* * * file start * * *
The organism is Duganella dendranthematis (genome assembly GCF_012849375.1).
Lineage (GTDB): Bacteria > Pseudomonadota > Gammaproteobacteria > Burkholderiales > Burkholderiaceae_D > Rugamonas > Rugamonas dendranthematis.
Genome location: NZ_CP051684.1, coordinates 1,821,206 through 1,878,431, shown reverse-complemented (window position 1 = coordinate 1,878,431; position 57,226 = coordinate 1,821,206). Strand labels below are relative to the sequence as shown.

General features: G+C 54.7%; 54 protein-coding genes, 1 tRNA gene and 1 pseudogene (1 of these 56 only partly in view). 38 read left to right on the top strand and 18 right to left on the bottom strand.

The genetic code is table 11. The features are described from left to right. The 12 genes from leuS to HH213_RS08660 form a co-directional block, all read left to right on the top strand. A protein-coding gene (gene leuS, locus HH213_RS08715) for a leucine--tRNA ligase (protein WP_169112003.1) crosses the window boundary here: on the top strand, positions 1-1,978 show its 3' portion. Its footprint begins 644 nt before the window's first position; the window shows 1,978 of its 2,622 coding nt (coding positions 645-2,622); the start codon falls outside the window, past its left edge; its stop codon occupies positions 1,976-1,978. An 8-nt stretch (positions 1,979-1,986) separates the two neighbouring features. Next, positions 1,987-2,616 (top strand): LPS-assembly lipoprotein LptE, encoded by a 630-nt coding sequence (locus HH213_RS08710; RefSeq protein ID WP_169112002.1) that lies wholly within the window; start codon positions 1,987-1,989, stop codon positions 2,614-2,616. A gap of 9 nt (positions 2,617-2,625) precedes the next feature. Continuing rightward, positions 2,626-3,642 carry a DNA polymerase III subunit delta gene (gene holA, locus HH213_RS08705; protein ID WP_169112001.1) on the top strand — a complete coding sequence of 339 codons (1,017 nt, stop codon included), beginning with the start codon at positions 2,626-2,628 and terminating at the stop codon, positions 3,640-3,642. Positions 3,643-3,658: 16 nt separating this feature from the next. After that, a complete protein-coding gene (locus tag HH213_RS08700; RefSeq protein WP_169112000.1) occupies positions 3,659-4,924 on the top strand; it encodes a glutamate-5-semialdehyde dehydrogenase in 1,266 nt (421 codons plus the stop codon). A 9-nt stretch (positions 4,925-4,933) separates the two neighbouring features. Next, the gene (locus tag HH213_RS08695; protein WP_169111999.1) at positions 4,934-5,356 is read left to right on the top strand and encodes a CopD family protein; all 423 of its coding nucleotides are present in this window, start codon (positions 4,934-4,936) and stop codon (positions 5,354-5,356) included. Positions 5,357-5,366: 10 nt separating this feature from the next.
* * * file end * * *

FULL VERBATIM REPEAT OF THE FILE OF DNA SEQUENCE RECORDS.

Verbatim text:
The organism is Duganella dendranthematis (genome assembly GCF_012849375.1).
Lineage (GTDB): Bacteria > Pseudomonadota > Gammaproteobacteria > Burkholderiales > Burkholderiaceae_D > Rugamonas > Rugamonas dendranthematis.
Genome location: NZ_CP051684.1, coordinates 1,821,206 through 1,878,431, shown reverse-complemented (window position 1 = coordinate 1,878,431; position 57,226 = coordinate 1,821,206). Strand labels below are relative to the sequence as shown.

General features: G+C 54.7%; 54 protein-coding genes, 1 tRNA gene and 1 pseudogene (1 of these 56 only partly in view). 38 read left to right on the top strand and 18 right to left on the bottom strand.

The genetic code is table 11. The features are described from left to right. The 12 genes from leuS to HH213_RS08660 form a co-directional block, all read left to right on the top strand. A protein-coding gene (gene leuS, locus HH213_RS08715) for a leucine--tRNA ligase (protein WP_169112003.1) crosses the window boundary here: on the top strand, positions 1-1,978 show its 3' portion. Its footprint begins 644 nt before the window's first position; the window shows 1,978 of its 2,622 coding nt (coding positions 645-2,622); the start codon falls outside the window, past its left edge; its stop codon occupies positions 1,976-1,978. An 8-nt stretch (positions 1,979-1,986) separates the two neighbouring features. Next, positions 1,987-2,616 (top strand): LPS-assembly lipoprotein LptE, encoded by a 630-nt coding sequence (locus HH213_RS08710; RefSeq protein ID WP_169112002.1) that lies wholly within the window; start codon positions 1,987-1,989, stop codon positions 2,614-2,616. A gap of 9 nt (positions 2,617-2,625) precedes the next feature. Continuing rightward, positions 2,626-3,642 carry a DNA polymerase III subunit delta gene (gene holA, locus HH213_RS08705; protein ID WP_169112001.1) on the top strand — a complete coding sequence of 339 codons (1,017 nt, stop codon included), beginning with the start codon at positions 2,626-2,628 and terminating at the stop codon, positions 3,640-3,642. Positions 3,643-3,658: 16 nt separating this feature from the next. After that, a complete protein-coding gene (locus tag HH213_RS08700; RefSeq protein WP_169112000.1) occupies positions 3,659-4,924 on the top strand; it encodes a glutamate-5-semialdehyde dehydrogenase in 1,266 nt (421 codons plus the stop codon). A 9-nt stretch (positions 4,925-4,933) separates the two neighbouring features. Next, the gene (locus tag HH213_RS08695; protein WP_169111999.1) at positions 4,934-5,356 is read left to right on the top strand and encodes a CopD family protein; all 423 of its coding nucleotides are present in this window, start codon (positions 4,934-4,936) and stop codon (positions 5,354-5,356) included. Positions 5,357-5,366: 10 nt separating this feature from the next.